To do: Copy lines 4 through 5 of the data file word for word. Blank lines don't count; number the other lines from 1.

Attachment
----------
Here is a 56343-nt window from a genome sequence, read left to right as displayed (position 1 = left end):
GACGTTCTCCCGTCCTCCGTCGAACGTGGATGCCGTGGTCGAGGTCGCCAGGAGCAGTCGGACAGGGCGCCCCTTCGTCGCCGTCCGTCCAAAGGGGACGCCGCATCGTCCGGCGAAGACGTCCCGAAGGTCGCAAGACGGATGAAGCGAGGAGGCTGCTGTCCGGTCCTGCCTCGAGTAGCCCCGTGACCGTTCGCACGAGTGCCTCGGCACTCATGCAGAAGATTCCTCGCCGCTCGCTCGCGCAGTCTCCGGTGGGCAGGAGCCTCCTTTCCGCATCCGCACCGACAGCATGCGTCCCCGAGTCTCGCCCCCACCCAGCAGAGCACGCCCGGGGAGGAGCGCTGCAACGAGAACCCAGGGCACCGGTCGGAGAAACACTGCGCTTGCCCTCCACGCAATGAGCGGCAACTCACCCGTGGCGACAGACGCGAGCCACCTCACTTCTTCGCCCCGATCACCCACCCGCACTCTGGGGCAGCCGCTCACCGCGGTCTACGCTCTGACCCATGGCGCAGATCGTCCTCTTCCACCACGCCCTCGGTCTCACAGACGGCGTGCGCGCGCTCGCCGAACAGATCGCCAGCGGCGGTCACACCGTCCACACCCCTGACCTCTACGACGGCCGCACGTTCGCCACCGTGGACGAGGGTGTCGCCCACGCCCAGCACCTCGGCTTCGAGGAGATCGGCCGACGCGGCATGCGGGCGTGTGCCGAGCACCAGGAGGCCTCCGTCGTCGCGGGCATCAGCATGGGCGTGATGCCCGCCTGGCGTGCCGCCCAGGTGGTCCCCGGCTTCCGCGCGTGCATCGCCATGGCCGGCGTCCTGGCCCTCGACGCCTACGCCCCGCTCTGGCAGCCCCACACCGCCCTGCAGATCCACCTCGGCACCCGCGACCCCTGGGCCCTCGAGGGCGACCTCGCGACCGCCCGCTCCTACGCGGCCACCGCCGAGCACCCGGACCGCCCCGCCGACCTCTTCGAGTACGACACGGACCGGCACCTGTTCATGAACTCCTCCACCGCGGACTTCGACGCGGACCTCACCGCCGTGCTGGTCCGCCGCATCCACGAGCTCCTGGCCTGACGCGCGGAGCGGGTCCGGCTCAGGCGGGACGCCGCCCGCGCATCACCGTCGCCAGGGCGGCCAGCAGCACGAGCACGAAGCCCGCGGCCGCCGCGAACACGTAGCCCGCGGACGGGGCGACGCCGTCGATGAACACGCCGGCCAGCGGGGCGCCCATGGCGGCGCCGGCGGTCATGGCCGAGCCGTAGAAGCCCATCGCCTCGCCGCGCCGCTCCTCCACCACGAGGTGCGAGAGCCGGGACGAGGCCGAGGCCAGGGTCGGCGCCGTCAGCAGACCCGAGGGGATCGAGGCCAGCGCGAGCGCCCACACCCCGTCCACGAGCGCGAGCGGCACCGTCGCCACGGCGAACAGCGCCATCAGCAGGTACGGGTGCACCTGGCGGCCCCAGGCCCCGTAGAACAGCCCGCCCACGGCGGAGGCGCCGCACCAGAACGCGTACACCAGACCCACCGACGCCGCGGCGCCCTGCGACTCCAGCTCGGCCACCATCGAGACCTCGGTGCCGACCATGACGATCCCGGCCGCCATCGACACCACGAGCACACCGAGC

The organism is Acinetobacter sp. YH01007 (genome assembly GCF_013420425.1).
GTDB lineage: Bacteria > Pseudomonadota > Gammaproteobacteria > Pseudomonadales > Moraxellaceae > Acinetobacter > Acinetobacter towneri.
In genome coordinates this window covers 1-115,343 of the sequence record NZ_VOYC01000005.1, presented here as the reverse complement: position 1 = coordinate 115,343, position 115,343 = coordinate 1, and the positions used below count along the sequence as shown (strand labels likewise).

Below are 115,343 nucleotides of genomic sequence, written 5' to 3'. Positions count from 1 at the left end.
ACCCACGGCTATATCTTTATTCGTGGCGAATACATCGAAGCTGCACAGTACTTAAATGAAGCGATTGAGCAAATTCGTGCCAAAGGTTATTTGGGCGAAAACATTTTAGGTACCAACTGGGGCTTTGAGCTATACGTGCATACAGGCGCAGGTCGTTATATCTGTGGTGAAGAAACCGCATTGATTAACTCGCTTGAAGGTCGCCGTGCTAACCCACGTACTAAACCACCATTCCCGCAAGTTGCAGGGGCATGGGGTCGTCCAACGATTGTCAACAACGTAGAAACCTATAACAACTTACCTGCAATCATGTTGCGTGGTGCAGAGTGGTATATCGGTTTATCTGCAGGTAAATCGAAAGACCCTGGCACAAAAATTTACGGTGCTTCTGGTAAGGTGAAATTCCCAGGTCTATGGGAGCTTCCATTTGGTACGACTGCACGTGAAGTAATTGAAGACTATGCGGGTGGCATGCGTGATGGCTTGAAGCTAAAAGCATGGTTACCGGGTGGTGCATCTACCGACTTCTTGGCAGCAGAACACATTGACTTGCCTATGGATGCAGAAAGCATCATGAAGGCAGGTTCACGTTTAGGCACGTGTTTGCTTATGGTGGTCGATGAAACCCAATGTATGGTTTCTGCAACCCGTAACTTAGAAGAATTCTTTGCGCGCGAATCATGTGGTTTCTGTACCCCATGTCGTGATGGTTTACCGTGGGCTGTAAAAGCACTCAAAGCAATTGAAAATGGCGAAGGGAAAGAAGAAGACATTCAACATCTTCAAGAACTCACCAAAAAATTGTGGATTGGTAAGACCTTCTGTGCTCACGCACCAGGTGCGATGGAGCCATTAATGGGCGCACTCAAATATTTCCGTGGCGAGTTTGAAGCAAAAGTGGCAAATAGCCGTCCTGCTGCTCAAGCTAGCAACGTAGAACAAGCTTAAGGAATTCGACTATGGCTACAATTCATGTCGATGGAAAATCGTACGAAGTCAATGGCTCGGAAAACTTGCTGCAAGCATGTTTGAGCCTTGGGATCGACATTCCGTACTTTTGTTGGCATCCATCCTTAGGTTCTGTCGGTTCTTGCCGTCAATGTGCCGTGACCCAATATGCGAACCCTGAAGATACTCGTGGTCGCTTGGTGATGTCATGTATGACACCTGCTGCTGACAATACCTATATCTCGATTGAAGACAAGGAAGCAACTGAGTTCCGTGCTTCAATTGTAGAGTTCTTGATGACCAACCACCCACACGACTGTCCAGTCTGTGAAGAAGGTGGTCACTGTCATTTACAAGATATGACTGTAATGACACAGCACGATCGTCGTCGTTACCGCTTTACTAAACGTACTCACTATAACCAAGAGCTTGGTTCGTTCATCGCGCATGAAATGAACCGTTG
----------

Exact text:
GTDB lineage: Bacteria > Pseudomonadota > Gammaproteobacteria > Pseudomonadales > Moraxellaceae > Acinetobacter > Acinetobacter towneri.
In genome coordinates this window covers 1-115,343 of the sequence record NZ_VOYC01000005.1, presented here as the reverse complement: position 1 = coordinate 115,343, position 115,343 = coordinate 1, and the positions used below count along the sequence as shown (strand labels likewise).